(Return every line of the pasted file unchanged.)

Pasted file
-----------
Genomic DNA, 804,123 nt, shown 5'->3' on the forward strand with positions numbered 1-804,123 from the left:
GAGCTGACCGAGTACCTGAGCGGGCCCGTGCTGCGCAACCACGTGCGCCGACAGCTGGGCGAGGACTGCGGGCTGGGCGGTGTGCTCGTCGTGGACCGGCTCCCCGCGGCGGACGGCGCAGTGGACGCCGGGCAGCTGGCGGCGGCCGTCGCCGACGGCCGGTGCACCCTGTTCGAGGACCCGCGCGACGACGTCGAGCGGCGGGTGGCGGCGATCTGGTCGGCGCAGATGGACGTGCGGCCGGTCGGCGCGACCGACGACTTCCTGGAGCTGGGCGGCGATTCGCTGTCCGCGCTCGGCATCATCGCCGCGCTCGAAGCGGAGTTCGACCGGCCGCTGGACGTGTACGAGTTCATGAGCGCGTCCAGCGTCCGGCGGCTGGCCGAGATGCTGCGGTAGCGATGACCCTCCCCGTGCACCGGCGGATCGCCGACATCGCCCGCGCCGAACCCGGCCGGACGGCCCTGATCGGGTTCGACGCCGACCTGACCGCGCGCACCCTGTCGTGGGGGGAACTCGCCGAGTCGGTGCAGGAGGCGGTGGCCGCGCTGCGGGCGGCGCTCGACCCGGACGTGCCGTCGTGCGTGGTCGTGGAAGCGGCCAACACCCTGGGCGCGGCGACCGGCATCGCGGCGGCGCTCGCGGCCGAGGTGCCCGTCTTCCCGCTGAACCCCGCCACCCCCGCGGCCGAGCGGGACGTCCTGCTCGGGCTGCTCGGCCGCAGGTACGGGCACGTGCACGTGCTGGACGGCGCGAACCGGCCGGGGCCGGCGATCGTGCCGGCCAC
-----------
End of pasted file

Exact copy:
Genomic DNA, 804,123 nt, shown 5'->3' on the forward strand with positions numbered 1-804,123 from the left:
GAGCTGACCGAGTACCTGAGCGGGCCCGTGCTGCGCAACCACGTGCGCCGACAGCTGGGCGAGGACTGCGGGCTGGGCGGTGTGCTCGTCGTGGACCGGCTCCCCGCGGCGGACGGCGCAGTGGACGCCGGGCAGCTGGCGGCGGCCGTCGCCGACGGCCGGTGCACCCTGTTCGAGGACCCGCGCGACGACGTCGAGCGGCGGGTGGCGGCGATCTGGTCGGCGCAGATGGACGTGCGGCCGGTCGGCGCGACCGACGACTTCCTGGAGCTGGGCGGCGATTCGCTGTCCGCGCTCGGCATCATCGCCGCGCTCGAAGCGGAGTTCGACCGGCCGCTGGACGTGTACGAGTTCATGAGCGCGTCCAGCGTCCGGCGGCTGGCCGAGATGCTGCGGTAGCGATGACCCTCCCCGTGCACCGGCGGATCGCCGACATCGCCCGCGCCGAACCCGGCCGGACGGCCCTGATCGGGTTCGACGCCGACCTGACCGCGCGCACCCTGTCGTGGGGGGAACTCGCCGAGTCGGTGCAGGAGGCGGTGGCCGCGCTGCGGGCGGCGCTCGACCCGGACGTGCCGTCGTGCGTGGTCGTGGAAGCGGCCAACACCCTGGGCGCGGCGACCGGCATCGCGGCGGCGCTCGCGGCCGAGGTGCCCGTCTTCCCGCTGAACCCCGCCACCCCCGCGGCCGAGCGGGACGTCCTGCTCGGGCTGCTCGGCCGCAGGTACGGGCACGTGCACGTGCTGGACGGCGCGAACCGGCCGGGGCCGGCGATCGTGCCGGCCAC